|Prince of Novgorod|
Rurik in the Tsarsky Titulyarnik, 1672
Rurik or Riurik (Russian: Рюрик, Old East Norse: Rørik, meaning "famous ruler"; ca 830 – ca 879) was a Varangian chieftain who gained control of Ladoga in 862, built the Holmgard settlement near Novgorod, and founded the Rurik Dynasty, which ruled Kievan Rus (and later Grand Duchy of Moscow and Tsardom of Russia) until the 17th century.
Riurik is the Slavic rendering of the same Germanic name as the modern English Roderick, or Spanish and Portuguese Rodrigo. In old Germanic languages it had forms such as Hrodric (Old High German) and Hroðricus (Old English). In Old Norse, the name occurs as Hrœrekr (Norway, Iceland) and Hrørīkr or Rørik (Denmark, Sweden), from which Riurik is derived. The name also appears in Beowulf as Hrēðrīk.
There is a debate over how Rurik came to control Ladoga and Novgorod. The only information about him is contained in the 12th century Russian Primary Chronicle, which states that Chuds, Slavs, Merias, Veses, and Krivichs "…drove the Varangians back beyond the sea, refused to pay them tribute, and set out to govern themselves". Afterwards the tribes started fighting each other and decided to invite the Varangians, led by Rurik, to reestablish order.
Rurik remained in power until his death in 879. His successors (the Rurik Dynasty), however, moved the capital to Kiev and founded the state of Kievan Rus', which persisted until the Mongol invasion in 1240. A number of extant princely families are patrilineally descended from Rurik, although the last Rurikid to rule Kievan Rus, Vasily IV, died in 1612.
According to the entries in the Radzivil and Hypatian Chronicles under the years 862-864, Ryurik’s first residence was in Ladoga. It is only later that his moved his seat of power to Novgorod, a fort built not far from the source of the Volkhov River. The meaning of this place name in medieval Russian is "new fortifications", while the current meaning ("new town") appeared only later.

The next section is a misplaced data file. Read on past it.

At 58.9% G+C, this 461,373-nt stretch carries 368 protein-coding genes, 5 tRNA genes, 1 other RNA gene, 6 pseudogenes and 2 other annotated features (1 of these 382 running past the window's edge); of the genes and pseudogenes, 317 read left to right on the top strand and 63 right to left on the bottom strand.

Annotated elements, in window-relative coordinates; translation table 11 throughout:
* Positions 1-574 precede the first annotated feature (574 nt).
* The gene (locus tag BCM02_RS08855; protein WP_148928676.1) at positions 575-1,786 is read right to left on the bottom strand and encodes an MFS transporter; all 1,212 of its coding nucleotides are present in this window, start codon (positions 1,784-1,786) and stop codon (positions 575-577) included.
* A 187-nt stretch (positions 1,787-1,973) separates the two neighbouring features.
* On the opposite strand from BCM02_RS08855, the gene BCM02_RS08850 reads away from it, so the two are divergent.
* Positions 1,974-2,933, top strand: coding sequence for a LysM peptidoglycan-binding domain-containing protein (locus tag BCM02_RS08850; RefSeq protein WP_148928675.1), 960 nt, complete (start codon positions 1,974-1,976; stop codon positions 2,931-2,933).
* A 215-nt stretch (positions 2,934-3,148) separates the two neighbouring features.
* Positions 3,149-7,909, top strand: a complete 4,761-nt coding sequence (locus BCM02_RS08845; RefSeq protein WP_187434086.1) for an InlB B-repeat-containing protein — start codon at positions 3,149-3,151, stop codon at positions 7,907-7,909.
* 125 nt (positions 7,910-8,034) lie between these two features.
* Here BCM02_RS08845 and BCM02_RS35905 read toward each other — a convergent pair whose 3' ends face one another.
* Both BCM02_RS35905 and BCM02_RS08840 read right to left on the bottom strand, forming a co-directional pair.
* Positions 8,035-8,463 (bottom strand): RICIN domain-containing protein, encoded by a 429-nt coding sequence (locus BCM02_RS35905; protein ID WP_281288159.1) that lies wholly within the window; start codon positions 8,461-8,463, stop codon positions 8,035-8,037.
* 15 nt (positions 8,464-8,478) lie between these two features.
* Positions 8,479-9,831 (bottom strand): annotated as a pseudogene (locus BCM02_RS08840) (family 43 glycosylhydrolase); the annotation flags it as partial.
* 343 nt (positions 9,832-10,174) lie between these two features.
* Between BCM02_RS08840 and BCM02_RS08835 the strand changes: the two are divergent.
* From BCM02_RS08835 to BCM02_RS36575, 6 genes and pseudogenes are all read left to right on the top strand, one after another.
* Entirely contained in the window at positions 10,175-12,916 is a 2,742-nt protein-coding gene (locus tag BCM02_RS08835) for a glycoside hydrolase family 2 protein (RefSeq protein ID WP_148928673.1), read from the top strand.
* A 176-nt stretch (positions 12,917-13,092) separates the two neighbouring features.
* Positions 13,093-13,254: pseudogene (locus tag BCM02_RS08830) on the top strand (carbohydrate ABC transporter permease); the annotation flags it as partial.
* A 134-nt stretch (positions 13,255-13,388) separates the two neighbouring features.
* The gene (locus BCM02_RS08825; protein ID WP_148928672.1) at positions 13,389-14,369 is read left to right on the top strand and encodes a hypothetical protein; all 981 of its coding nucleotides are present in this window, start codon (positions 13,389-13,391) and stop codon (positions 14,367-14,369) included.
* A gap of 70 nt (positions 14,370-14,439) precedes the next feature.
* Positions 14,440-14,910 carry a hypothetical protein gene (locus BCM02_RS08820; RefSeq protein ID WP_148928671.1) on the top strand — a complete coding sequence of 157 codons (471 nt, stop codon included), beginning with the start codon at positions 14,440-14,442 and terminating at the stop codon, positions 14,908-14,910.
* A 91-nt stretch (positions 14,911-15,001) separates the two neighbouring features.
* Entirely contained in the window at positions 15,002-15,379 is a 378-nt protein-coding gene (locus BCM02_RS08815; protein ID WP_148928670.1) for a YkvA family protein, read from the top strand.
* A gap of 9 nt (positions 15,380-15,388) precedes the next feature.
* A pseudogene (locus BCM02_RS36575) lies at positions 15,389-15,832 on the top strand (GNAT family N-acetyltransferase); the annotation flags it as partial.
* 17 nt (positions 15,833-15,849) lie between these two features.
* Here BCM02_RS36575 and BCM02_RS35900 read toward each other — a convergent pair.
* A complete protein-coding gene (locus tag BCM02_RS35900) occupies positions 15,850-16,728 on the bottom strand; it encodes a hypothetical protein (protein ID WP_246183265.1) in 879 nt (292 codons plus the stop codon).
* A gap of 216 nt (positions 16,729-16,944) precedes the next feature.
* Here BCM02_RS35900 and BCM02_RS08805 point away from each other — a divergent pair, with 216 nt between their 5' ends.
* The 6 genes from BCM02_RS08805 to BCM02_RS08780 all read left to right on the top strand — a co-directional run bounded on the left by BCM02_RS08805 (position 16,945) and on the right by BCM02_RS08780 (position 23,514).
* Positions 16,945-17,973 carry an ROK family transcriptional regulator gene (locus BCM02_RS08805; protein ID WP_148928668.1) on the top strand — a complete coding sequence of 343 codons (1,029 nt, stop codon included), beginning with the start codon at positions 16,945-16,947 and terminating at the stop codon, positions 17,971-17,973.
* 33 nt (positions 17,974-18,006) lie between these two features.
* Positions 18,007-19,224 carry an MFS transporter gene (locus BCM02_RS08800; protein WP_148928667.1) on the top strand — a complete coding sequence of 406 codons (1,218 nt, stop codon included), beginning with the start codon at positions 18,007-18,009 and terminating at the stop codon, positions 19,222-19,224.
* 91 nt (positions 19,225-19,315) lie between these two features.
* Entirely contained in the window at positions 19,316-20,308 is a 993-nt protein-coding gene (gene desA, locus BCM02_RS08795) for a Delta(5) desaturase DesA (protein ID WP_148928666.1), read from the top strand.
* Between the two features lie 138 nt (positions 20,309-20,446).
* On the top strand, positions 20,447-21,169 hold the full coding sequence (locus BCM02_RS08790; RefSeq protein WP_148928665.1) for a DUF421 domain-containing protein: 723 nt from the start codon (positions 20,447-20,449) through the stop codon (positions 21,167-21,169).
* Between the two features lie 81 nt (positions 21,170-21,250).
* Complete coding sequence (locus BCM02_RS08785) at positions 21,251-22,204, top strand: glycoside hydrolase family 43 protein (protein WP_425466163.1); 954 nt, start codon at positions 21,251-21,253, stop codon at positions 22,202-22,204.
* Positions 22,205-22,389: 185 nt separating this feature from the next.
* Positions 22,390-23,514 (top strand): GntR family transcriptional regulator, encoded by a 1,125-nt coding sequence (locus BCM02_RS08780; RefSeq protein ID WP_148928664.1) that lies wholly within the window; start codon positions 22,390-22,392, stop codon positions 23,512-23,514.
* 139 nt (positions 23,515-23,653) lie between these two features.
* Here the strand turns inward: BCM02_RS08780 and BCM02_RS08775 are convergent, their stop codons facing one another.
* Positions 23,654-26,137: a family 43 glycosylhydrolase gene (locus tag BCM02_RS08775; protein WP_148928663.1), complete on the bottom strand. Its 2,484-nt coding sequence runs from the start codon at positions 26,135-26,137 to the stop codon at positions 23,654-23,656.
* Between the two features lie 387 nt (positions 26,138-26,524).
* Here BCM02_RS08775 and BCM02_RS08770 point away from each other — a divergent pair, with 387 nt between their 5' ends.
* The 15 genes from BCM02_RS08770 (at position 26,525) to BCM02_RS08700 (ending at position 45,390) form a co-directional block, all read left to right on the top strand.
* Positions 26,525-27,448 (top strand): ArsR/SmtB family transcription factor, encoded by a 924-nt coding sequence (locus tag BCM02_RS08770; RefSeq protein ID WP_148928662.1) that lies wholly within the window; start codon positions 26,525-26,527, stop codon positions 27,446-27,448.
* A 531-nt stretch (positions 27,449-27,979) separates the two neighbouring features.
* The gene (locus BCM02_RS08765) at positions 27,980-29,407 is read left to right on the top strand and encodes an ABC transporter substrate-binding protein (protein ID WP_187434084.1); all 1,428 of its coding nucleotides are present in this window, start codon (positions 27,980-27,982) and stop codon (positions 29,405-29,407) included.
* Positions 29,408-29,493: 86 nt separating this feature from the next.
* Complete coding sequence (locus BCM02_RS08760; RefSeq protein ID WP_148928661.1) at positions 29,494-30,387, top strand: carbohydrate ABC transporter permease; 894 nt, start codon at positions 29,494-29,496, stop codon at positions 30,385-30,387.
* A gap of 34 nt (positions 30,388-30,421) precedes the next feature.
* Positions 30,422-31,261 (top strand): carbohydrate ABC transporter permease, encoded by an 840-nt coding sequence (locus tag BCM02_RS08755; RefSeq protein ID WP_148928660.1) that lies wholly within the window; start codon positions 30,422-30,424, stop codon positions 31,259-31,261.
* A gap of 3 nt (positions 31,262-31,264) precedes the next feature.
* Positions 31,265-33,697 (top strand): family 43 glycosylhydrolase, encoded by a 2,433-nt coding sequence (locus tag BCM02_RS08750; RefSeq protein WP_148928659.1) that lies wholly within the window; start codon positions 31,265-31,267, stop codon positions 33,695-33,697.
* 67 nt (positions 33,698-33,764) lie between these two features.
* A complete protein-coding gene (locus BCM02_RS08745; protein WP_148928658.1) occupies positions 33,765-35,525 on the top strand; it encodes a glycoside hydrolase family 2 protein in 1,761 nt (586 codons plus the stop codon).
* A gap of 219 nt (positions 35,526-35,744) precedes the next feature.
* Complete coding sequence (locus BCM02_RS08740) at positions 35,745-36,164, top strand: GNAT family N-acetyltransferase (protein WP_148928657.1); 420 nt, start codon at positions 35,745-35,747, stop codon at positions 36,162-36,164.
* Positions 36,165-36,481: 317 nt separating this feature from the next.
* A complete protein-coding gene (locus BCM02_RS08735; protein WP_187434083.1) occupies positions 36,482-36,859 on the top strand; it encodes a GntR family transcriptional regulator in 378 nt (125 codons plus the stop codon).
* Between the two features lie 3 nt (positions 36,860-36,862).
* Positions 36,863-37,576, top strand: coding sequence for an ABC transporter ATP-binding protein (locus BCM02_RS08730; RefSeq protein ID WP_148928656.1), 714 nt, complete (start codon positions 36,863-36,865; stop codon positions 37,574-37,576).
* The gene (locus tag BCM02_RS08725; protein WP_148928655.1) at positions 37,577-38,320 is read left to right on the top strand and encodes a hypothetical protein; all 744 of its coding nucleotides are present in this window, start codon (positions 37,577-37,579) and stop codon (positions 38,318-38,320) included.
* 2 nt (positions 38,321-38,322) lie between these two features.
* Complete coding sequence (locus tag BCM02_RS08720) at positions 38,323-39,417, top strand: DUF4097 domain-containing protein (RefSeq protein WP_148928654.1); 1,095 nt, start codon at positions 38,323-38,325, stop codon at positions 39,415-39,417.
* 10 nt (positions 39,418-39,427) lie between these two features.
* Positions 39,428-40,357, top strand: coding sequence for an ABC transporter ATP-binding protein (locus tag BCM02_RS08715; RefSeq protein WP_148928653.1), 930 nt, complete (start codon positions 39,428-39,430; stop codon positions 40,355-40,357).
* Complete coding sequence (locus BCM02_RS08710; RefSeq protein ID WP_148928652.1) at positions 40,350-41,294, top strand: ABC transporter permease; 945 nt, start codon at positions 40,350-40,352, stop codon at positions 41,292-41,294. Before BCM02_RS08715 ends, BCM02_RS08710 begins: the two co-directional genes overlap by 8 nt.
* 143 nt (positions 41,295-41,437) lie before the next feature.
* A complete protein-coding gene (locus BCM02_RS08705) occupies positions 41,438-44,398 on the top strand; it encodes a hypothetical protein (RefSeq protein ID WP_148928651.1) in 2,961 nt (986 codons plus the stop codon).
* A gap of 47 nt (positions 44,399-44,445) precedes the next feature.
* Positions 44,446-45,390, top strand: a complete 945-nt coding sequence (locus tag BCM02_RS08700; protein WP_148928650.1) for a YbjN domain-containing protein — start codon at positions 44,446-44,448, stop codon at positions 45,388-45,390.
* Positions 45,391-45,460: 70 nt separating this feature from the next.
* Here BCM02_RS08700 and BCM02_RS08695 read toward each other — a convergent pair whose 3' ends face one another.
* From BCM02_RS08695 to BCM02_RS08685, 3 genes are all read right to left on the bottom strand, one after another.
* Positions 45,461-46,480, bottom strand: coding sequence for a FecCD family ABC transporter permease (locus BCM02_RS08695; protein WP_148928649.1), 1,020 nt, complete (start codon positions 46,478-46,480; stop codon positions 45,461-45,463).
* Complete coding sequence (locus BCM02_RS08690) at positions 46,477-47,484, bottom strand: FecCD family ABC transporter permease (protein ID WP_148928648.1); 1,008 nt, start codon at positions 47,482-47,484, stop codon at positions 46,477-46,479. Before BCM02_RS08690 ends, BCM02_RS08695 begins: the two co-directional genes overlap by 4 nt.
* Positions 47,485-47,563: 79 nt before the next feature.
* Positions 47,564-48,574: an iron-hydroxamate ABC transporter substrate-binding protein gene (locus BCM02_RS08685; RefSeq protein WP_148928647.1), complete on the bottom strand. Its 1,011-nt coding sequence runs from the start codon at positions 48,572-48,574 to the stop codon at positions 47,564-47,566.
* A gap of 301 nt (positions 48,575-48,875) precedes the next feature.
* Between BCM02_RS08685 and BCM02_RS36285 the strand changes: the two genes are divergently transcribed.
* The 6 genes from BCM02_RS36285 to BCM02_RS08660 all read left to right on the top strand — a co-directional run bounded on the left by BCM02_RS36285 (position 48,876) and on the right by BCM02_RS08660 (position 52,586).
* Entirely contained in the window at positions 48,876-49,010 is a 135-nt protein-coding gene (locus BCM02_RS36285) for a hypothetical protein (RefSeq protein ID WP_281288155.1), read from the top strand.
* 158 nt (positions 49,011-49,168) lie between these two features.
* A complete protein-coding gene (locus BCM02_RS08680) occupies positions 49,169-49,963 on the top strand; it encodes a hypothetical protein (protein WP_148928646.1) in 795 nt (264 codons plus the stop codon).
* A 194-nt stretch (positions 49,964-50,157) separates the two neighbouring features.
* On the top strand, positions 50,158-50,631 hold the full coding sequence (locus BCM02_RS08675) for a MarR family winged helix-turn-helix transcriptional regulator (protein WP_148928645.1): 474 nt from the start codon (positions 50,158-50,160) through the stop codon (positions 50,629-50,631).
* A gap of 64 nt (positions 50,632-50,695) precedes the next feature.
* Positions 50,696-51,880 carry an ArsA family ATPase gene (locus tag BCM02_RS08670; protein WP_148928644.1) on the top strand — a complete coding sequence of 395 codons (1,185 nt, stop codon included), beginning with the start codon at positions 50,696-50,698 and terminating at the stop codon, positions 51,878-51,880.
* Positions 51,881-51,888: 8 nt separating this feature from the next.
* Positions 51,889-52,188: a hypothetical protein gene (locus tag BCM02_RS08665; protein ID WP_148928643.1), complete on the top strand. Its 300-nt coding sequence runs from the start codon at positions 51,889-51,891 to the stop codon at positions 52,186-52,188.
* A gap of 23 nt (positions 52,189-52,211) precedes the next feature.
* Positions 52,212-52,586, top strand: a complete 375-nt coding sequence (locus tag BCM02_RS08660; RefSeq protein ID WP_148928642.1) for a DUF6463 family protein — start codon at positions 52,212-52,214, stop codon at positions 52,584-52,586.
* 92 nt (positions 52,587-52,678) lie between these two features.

There is a large, 9th century funerary barrow in Novgorod Oblast, reminiscent of the mounds at Old Uppsala, Sweden, which is called Shum Gora. Intricately defended against looting, it remains to be excavated. The local inhabitants refer to it as Rurik's Grave.
Disputed origin 
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Although some historians emphasize folklore roots for the Rurik legend and consequently dismiss Rurik as a legendary figure, there is a controversy about his ethnic origins in Eastern Europe.
According to the Primary Chronicle, Rurik was one of the Rus, a Varangian tribe likened by the chronicler to Danes, Swedes, English, and Gotlanders. In the 20th century, archaeologists partly corroborated the chronicle's version of events. It was discovered that the settlement of Ladoga, whose foundation has been ascribed to Rurik, was actually established in the mid-9th century, although doubt is now cast on this by the dendrochronological evidence that Ladoga existed by the mid-8th century. Earthenware, household utensils, and types of buildings from the period of Rurik's purported foundation correspond to patterns then prevalent in Jutland.
Some Slavic historians argue that the account of Rurik's invitation was borrowed by a pro-Scandinavian chronicler from a hypothetical Norse document. For instance, the Primary Chronicle states that Rurik arrived to Slavic lands with two brothers, Sineus and Truvor, and sent them to rule the towns of Beloozero and Izborsk, respectively. Instead of connecting Sineus to Signjotr and Truvor to Torvald, they suggest that the chronicler read a hypothetical Scandinavian document and misinterpreted the Norse words 'sine hus' (their houses) and 'tru voring' (with loyal guard) as the names of Rurik's brothers: Sineus and Truvor.